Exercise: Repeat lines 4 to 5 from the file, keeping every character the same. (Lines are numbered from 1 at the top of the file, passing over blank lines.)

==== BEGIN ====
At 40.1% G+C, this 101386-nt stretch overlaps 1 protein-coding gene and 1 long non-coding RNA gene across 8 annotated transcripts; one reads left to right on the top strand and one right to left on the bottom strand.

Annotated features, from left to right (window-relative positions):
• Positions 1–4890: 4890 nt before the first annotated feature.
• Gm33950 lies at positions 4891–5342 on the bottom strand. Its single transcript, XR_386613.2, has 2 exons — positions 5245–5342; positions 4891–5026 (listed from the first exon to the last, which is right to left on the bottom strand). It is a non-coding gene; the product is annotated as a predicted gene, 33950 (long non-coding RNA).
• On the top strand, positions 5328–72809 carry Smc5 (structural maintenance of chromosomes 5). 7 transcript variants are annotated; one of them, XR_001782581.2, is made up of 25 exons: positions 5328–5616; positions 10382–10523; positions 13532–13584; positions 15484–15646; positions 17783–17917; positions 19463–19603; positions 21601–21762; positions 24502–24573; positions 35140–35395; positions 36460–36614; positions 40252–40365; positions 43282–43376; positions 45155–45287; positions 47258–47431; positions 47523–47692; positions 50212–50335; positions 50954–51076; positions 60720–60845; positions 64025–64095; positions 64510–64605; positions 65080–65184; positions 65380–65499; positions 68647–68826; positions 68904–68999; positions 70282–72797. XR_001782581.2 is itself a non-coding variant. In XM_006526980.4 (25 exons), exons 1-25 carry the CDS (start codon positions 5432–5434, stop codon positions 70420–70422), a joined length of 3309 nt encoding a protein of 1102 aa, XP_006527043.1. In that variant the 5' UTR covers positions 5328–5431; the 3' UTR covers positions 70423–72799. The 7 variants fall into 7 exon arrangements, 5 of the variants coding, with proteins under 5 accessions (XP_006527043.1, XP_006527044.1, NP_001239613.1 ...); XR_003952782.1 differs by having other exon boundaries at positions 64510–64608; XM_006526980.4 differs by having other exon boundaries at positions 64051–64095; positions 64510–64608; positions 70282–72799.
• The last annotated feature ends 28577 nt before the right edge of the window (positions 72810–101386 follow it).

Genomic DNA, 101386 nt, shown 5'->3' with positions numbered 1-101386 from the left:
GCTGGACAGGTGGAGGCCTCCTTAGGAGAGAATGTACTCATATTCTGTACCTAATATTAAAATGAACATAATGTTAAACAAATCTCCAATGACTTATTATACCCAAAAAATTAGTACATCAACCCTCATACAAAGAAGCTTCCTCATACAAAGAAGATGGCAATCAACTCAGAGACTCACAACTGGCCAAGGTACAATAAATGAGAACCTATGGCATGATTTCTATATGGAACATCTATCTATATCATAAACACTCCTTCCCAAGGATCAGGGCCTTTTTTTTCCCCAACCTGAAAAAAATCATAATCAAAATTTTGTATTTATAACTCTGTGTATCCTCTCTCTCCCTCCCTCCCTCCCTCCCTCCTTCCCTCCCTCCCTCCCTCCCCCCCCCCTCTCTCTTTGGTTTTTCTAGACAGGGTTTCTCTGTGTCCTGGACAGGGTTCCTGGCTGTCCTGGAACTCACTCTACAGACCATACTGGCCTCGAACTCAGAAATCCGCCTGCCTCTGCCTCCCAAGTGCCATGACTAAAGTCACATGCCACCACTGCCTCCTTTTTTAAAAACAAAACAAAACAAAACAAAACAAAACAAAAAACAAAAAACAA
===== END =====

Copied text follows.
• Gm33950 lies at positions 4891–5342 on the bottom strand. Its single transcript, XR_386613.2, has 2 exons — positions 5245–5342; positions 4891–5026 (listed from the first exon to the last, which is right to left on the bottom strand). It is a non-coding gene; the product is annotated as a predicted gene, 33950 (long non-coding RNA).
• On the top strand, positions 5328–72809 carry Smc5 (structural maintenance of chromosomes 5). 7 transcript variants are annotated; one of them, XR_001782581.2, is made up of 25 exons: positions 5328–5616; positions 10382–10523; positions 13532–13584; positions 15484–15646; positions 17783–17917; positions 19463–19603; positions 21601–21762; positions 24502–24573; positions 35140–35395; positions 36460–36614; positions 40252–40365; positions 43282–43376; positions 45155–45287; positions 47258–47431; positions 47523–47692; positions 50212–50335; positions 50954–51076; positions 60720–60845; positions 64025–64095; positions 64510–64605; positions 65080–65184; positions 65380–65499; positions 68647–68826; positions 68904–68999; positions 70282–72797. XR_001782581.2 is itself a non-coding variant. In XM_006526980.4 (25 exons), exons 1-25 carry the CDS (start codon positions 5432–5434, stop codon positions 70420–70422), a joined length of 3309 nt encoding a protein of 1102 aa, XP_006527043.1. In that variant the 5' UTR covers positions 5328–5431; the 3' UTR covers positions 70423–72799. The 7 variants fall into 7 exon arrangements, 5 of the variants coding, with proteins under 5 accessions (XP_006527043.1, XP_006527044.1, NP_001239613.1 ...); XR_003952782.1 differs by having other exon boundaries at positions 64510–64608; XM_006526980.4 differs by having other exon boundaries at positions 64051–64095; positions 64510–64608; positions 70282–72799.